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In signet ring adenocarcinoma, skin cells from the lining of internal organs lose their structure and become unsuitable for their intended purpose. These cells reproduce quickly and bond together to form cancerous growths. This form of cancer typically affects the organs of the digestive system, but signet ring cells, theoretically, can occur in any organ that is lined with epithelium. Adenocarcinoma of this type is rare but very aggressive.
The peculiar physical appearance of the individual cancer cells give signet ring adenocarcinoma its name. Normally, the portion of the cell that contains the deoxyribonucleic acid (DNA) needed for reproduction is located in the center of the cell. In signet ring cells, this structure, called the nucleus, is off center and suspended in mucus. The resulting structure resembles the emblem-baring rings traditionally used by royalty.
The presentation of signet ring adenocarcinoma is identical to more common cancers of the same organ. In stomach cancer, these symptoms may include gut pain, upset stomach, and bloody stools. Although exceedingly rare, this condition can affect the lungs. In these cases, persistent cough, chest pain, and bloody mucus are often reported.
Diagnosis of signet ring adenocarcinoma is generally accomplished by a combination of blood tests and diagnostic imaging. Abnormal blood cell counts can indicate the presence of cancer, and patient symptoms can provide clues to its location, but finding the exact position of an abnormal growth requires ultrasound, X-ray, or magnetic resonance imaging (MRI) procedures. If a tumor is found, a surgeon usually takes a small sample of the growth in a procedure called a biopsy. Visual confirmation of signet ring cells occurs by examining the tissue under a microscope.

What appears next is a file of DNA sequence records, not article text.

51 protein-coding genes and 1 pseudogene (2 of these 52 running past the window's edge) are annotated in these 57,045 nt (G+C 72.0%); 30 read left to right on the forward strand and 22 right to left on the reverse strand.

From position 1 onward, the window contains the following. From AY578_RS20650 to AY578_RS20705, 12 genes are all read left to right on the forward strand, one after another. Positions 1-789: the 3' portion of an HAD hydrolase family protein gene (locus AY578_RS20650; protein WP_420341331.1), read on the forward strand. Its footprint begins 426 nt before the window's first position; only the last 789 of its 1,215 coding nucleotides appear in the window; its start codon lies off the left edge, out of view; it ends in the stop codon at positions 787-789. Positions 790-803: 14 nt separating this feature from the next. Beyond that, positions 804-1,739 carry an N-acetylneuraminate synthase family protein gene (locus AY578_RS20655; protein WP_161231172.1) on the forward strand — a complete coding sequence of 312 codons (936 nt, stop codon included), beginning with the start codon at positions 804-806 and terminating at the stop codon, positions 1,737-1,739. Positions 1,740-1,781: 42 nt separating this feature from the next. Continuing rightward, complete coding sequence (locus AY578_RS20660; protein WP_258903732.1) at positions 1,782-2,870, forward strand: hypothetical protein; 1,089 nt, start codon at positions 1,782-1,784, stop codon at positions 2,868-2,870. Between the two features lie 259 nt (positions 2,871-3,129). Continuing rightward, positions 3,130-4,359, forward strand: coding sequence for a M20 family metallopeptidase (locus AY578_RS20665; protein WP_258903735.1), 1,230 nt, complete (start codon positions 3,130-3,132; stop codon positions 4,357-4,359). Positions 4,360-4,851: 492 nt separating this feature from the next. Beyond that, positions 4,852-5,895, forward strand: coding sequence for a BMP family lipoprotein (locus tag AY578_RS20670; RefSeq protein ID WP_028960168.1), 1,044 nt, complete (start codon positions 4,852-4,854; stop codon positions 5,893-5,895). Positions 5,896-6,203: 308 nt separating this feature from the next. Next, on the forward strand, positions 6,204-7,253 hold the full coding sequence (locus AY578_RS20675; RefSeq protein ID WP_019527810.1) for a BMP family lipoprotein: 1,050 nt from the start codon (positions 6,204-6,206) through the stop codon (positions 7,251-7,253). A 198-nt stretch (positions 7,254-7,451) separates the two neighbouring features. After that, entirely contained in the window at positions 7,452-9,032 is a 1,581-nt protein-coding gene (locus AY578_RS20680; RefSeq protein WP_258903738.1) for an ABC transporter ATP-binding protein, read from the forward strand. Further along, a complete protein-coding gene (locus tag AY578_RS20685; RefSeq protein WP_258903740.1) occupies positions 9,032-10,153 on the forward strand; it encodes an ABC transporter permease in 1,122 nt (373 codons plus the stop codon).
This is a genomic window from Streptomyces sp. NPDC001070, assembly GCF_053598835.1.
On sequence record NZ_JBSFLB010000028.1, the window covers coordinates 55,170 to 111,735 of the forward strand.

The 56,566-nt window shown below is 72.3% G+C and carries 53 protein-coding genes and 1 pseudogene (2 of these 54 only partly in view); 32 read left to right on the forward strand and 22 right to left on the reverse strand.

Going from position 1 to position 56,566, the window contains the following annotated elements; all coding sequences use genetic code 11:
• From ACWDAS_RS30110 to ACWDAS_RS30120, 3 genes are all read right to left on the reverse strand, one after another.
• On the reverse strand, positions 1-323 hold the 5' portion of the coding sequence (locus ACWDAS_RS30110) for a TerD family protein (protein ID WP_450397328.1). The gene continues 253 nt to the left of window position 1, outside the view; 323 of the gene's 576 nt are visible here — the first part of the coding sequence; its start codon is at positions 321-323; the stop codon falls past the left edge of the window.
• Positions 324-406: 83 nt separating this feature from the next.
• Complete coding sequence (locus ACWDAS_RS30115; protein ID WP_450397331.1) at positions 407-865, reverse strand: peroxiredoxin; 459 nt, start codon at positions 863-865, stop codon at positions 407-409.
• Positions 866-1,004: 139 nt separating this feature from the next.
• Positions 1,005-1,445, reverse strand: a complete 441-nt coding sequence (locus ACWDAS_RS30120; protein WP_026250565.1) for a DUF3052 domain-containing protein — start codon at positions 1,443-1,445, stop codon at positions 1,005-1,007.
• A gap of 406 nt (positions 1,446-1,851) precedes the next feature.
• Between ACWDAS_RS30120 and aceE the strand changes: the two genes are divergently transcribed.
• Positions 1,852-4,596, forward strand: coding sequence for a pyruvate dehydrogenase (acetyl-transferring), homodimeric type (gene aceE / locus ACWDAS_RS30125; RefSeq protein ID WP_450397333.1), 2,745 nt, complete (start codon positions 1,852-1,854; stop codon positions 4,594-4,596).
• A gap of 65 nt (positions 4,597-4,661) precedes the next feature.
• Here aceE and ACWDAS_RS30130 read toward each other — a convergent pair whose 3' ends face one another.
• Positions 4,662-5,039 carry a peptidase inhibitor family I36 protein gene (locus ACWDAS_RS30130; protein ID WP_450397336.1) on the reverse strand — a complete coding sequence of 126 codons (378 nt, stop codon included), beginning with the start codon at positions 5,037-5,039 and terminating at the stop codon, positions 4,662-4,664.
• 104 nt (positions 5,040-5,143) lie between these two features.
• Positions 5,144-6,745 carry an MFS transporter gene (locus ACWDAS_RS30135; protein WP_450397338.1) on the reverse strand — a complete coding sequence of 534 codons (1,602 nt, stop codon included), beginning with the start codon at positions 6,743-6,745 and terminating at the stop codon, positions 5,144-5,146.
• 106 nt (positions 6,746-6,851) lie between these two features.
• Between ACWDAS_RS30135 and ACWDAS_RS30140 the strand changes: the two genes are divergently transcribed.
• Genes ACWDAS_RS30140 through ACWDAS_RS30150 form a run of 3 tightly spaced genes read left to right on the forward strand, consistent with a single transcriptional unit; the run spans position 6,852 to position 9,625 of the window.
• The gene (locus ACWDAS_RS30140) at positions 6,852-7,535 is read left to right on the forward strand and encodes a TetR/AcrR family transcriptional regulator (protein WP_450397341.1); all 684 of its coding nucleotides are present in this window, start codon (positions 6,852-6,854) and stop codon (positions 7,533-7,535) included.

Depending on the area affected, the surgical removal of a cancerous growth may be necessary. Although radiation treatment may be used briefly before surgery, postoperative radiation therapy is not usually recommended. Due to the aggressive nature of signet ring adenocarcinoma, chemotherapy is almost always prescribed.
Frequently, signet ring cancers of the lower digestive tract are treated with a special type of chemotherapy called hyperthermic intraperitoneal chemotherapy (HIPEC). After any tumors in the stomach are removed, chemotherapeutic drugs are heated to slightly above normal body temperature and cycled through the abdominal cavity. In many cases, the localized application of the drugs can reduce the systematic side effects of traditional chemotherapy.
The prognosis for patients suffering from signet ring adenocarcinoma is generally poor. Historically, the disease is extremely aggressive and has frequently spread to other areas of the body before a diagnosis is made. In addition, the cancer is not typically responsive to chemotherapy.
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